I was looking at some data from a client's eCommerce platform and I noticed something rather shocking. The segment that all of their budget and creative was aimed at (the millennial), was only responsible for 50% of sales. The other 50% came from a range of age groups who seemed to be returning to the platform simply because they liked the product.
A sample of one is hardly compelling, but it did take me on a journey of seriously considering how we set up our target audiences, especially when it comes to using these broad labels like "millennial or gen z". I've sat in countless agency presentations where the word millennial is taken out and paraded around like it has some kind of meaning. As I delved deeper into the topic, I realised that any kind of generational classification is actually quite meaningless.
Do you still need to focus on a targeted audience?
My starting point was looking at how people's attitudes shift as they move through different stages of their lives. While most of my research centred around the physiology of the human brain and how it ages, I will spare you the science and get to the point. As we age, our brain changes. As our brain changes, our priorities change, our abilities change, and how we make decisions change.
Younger people will be more open-minded. Older people will be more set in their ways. It has nothing to do with your generational label and more to do with how old your brain is. As you get older, you'll move from being like a millennial to being like a gen x'er to being more like a baby boomer. The labels and descriptions should change as you do, but they don't. If you've been labelled a millennial, you'll be one until the day you die. All the descriptions that go with it will be yours forever. And it's plain wrong.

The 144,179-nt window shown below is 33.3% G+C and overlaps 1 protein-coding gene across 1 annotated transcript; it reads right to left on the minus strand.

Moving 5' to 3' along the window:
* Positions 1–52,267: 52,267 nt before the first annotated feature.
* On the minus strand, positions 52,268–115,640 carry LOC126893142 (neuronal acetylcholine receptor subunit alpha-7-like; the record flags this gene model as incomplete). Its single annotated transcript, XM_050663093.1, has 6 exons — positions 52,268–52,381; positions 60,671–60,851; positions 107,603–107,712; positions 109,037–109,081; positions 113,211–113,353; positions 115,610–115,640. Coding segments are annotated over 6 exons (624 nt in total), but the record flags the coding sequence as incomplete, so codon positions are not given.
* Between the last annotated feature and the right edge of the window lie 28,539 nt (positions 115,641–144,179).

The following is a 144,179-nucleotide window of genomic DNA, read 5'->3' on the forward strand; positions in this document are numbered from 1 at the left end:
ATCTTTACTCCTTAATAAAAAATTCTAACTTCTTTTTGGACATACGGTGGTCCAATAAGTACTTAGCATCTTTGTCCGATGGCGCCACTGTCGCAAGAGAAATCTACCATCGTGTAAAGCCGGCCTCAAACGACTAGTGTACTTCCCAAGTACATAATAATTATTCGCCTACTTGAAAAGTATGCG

The labels are wrong, but what has that got to do with my eCommerce example? It goes beyond labels. Not only is your generational label irrelevant, so is the year you were born. Looking at adoption rates for new technology, it takes older people as little as 4 years to catch up and use the technology adopted by younger people. While you could say that younger people are technology-centric, we're almost on a level playing field all things considered.
If you are using age-based targeting, you need to very carefully examine whether you're not losing out on a much broader audience. If there are sales coming from other age groups despite your marketing efforts to a single group, you might be sitting on a gold mine. A shift to more inclusive audience targeting should be on the cards.
Is my audience data then still worth anything?
In the ideal world, you'd want to leave all this third-party audience nonsense behind you. Third-party data (like Facebook and Google) should only really be used to generate first-party data (stuff that you own). Constantly using other platforms to drive your sales means that you'll always be at the mercy of the tech giants. Once you have your own dataset, you can break free of their rules, regulations, and general poor quality of the data provided to you. You can move into a world where you can grow and segment your data where and when you please.
Back to the eCommerce data I first mentioned, 15% of the sales came from owned data. That dataset is not a priority, and yet it is generating sales for a far smaller budget than the social budget. Social generated just 1% of the sales.
Leave generational and age targeting behind. Build your own audience database. Get rich.
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